Friday, December 9, 2011

Keep Christ in Christmas: The Candy Cane Story

It's just a little Christmas treat,
but also, did you know?

It represents our Savior

born so long ago.

The shape is like a "J"

to symbolize His name.

The white is for His life,

Holy, without blame.

And the stripe of red

is for His blood

so pure and freely given

         that we might spend eternity

with our Lord in heaven

Mrs Mesnick Poetry

A significant symbol of Christmas 

Is the Simple Candy Cane. 

It's shape is the crook of the Shepherd 

One of the first who came. 

The lively peppermint flavor is 

The regal gift of spice. 

The White is Jesus' purity. 

The Red is sacrifice. 

The narrow stripes are friendship. 

And the nearness of his love. 

Eternal, Sweet Compassion 

A gift from God above. 

The Candy Cane reminds us all 
of how much God cared. 
And like His Christmas gift to use 
It's meant to be broken and shared.

Jesus Gentle Shepherd,
this cane of red and white
proclaims the sweet love story
born on Christmas night.

This cane, you see, when turned around

begins your name of Love

and now becomes a symbol

of peace proclaimed above.

The lively peppermint flavor

is the regal gift of spice

The white is your purity

 and the red your sacrifice.

And so this cane reminds us
 of just how much you care
and like your Christmas Gift
 to us it's meant for all to share.

My two-year old granddaughter, Gabriella, loves candy canes. This year she is big enough to sit with her aunts and her older, five-year sister. She is now big enough to listen to the Candy Cane Story. What can I say? She is old enough to listen and sit at the table, and does not eat them all, just a few... Victoria, who has Down Syndrome,  is twelve years old  now and she  doesn't like sweets at all, but she sits with them too because she likes to place the candy canes in a long line.
At the same time, we adorn some of them and use them to decorate the cookie plates that the girls will deliver to the neighbors. How my kitchen looks like after they bake is another story.
This is a great moment to share some candy cane poems, but the most important thing is the symbol of Jesus Christ, and the legend of the candy that is so easy to find in the supermarket.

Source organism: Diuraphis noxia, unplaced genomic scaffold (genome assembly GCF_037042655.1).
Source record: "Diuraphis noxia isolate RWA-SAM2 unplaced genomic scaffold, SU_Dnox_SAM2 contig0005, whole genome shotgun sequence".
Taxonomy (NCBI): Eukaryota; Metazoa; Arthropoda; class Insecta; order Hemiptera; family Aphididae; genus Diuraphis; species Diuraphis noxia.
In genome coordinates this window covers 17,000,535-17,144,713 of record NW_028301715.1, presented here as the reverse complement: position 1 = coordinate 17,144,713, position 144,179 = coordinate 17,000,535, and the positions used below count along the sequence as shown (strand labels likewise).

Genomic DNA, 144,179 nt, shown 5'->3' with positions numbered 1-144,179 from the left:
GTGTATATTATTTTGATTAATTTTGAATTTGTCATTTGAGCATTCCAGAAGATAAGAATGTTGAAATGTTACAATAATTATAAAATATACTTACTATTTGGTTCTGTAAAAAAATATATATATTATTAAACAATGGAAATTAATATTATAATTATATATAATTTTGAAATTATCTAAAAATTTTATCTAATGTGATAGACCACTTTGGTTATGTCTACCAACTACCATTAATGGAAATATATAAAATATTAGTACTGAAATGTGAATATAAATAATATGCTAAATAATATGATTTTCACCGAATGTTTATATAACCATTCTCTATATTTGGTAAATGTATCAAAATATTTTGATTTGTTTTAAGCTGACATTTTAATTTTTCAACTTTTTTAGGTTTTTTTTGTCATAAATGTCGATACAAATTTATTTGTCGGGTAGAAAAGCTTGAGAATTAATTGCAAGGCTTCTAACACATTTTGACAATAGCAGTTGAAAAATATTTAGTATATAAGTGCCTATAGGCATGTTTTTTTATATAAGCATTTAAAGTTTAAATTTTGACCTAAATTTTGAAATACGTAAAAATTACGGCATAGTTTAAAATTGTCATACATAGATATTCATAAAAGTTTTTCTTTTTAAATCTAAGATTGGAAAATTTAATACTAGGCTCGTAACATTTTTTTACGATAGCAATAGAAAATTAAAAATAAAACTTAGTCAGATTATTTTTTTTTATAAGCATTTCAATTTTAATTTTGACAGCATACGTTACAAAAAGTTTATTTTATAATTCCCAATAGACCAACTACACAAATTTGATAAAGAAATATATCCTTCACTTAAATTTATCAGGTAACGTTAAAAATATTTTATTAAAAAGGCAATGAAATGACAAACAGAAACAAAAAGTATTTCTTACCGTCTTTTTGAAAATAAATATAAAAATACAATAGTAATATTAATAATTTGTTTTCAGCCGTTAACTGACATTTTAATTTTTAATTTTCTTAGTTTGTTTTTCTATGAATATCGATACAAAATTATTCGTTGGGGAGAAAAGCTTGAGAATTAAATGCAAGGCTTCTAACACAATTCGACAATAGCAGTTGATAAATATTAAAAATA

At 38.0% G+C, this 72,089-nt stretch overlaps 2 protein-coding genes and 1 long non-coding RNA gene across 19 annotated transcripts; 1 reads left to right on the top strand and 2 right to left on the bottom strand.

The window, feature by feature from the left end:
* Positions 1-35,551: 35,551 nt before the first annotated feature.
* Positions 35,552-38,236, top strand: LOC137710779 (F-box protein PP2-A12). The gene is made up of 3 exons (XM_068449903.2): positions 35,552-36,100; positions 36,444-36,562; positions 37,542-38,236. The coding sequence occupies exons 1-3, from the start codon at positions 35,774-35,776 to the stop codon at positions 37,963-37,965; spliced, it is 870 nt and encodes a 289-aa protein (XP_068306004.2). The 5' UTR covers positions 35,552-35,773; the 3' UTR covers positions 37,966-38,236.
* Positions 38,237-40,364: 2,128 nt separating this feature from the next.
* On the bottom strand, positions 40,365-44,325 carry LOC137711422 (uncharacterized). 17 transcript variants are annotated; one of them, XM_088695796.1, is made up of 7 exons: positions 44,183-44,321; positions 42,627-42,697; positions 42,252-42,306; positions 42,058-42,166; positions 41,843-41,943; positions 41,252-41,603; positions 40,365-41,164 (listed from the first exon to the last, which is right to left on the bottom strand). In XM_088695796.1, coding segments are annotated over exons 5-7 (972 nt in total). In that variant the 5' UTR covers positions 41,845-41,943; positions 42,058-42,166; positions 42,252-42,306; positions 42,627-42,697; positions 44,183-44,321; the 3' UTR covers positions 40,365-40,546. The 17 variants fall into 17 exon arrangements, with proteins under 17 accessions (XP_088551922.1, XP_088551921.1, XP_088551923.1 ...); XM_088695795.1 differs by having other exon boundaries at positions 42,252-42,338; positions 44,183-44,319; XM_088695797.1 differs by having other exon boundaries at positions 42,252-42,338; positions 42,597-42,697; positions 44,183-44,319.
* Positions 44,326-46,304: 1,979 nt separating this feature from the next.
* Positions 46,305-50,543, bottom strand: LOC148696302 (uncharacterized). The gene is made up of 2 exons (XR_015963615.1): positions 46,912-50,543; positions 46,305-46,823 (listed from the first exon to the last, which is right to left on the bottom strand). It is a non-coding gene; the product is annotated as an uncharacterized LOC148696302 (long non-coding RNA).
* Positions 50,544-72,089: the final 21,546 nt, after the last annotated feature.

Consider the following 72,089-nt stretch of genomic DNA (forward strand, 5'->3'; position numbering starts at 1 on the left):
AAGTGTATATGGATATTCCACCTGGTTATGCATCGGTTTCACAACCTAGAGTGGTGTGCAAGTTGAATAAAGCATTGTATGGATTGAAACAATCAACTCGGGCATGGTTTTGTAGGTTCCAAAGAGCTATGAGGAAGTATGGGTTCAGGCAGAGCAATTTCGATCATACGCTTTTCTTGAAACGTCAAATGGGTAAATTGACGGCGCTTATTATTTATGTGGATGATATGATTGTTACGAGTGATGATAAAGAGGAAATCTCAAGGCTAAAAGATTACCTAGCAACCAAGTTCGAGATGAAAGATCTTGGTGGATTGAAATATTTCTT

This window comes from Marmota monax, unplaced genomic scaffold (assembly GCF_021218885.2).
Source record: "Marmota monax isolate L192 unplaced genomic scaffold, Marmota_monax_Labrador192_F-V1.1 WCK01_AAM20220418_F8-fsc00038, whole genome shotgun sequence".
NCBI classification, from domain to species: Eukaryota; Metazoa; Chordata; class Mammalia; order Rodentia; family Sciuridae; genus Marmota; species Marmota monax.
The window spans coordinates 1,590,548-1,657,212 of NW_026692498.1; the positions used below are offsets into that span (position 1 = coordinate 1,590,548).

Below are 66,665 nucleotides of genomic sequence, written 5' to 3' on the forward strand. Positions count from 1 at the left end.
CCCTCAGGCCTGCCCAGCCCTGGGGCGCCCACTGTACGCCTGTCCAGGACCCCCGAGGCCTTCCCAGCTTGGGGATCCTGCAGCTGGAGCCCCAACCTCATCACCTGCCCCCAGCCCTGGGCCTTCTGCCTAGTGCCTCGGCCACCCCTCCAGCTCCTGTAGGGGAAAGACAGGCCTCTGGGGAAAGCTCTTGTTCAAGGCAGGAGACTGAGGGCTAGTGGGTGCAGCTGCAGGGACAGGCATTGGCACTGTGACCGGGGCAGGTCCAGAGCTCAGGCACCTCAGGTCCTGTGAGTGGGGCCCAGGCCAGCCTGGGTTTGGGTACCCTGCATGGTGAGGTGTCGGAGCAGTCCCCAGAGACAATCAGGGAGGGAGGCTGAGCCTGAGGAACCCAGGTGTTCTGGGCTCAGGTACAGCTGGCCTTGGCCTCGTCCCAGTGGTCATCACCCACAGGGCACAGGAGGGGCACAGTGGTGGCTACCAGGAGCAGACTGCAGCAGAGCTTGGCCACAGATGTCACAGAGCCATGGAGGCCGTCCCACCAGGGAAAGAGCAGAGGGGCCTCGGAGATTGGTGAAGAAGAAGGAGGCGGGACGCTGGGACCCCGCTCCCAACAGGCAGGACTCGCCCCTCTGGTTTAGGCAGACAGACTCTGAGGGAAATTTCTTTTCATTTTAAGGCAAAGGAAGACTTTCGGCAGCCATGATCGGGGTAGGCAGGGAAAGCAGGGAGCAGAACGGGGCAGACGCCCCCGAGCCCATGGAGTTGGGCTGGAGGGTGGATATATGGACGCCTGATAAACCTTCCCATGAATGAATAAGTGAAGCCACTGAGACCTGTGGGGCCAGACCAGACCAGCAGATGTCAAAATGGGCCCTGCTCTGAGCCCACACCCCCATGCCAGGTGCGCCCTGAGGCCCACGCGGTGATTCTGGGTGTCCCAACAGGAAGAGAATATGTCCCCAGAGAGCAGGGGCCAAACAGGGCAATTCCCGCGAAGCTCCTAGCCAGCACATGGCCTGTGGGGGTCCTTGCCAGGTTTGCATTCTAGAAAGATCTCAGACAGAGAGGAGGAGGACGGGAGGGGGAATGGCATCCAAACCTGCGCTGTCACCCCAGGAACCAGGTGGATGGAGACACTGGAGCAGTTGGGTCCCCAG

After we finish the story, every one needs to say something special about Jesus and how sweet His Name is. Some Jewish traditions are when the child is about to start his education in the Torah, a taste of honey was given to the student so that he would associate the study of the holy books with sweetness. “How sweet are thy words unto my taste! yea, sweeter than honey to my mouth!” (Psalm 119:103).

We ate the candies knowing that it is more than only a candy but a powerful instrument that helps us witness Jesus.

The  legend said that a candy maker in Indiana designed the candy cane to tell the true story of Christmas - a story about a virgin giving birth to a shepherd who would give up His life for our Eternal life.

*The most visible representation utilized in the candy cane is its shape.          

In one way, it looks like a "J" for Jesus, meaning Savior, because He was meant to "save His people from their sins" (Matthew 1:21). Turned the other way, the candy cane reminds us of the shepherd's staff. The first people to hear of Christ's birth were shepherds guarding their flocks at night (Luke 2:8-20). Jesus called Himself the Good Shepherd,  the One who is  searching for his lost sheep, feeding them, gently leading them, (Psalm 23; John 10:1-18; Isaiah 40:11; Jeremiah 31:10; Micah 5:4; Hebrew 13:20).

* The sweetness of the candy reminds us that we are fed on the sweet milk of the Gospel of our salvation and peace (Ephesians  1:13; 6:15).

*The hardness of the candy reminds us that Jesus is our rock of refuge (Deuteronomy 32:4, 15, 18; 1 Samuel 2:2; 2 Samuel 22:32, 47; 23:3; Psalm 18:2, 31; 28:1; 92:15; 94:22; 95:1; Isaiah 44:8). Rocks not only reminds us of the solidness of the promises of Christ who is a precious cornerstone and sure foundation to those who follow Him, but of a "stone of stumbling and a rock of offense" to those who reject His gift of peace (1 Peter 2:6-8).

* The whiteness of the candy represents the sinless life of Christ (Matthew 1:23; Luke 1:34-35). We are also made as pure as the snow through the cleansing action of His blood (Revelation 7:9, 14; Isaiah 1:18).

*The traditional candy cane has three small red stripes to remind us of the soldiers' stripes by which we are healed and a larger stripe which represents the blood shed by Christ on Calvary's tree (Isaiah  53:5; Matthew t 27:32-50).

* Some people say that the three small stripes honor the Holy Trinity while the larger stripe reminds us of the one true God.

*The peppermint flavor is similar to hyssop. In Old Testament times, hyssop was associated with purification and sacrifice. During the first Passover celebrations, bundles of hyssop were also used to sprinkle blood on. Peppermint reminds us that Jesus is our Passover Lamb (1 Corinthians5:7). His blood cleanses us from sin and destroys the power of death (Hosea 13:14; 1 Corinthians  15:54-57; Hebrew  2:14-15; Revelation  20:6).

If you need prayer today, we are fasting  and will praying  for you 365 days non-stop.  or to 365

Maria P

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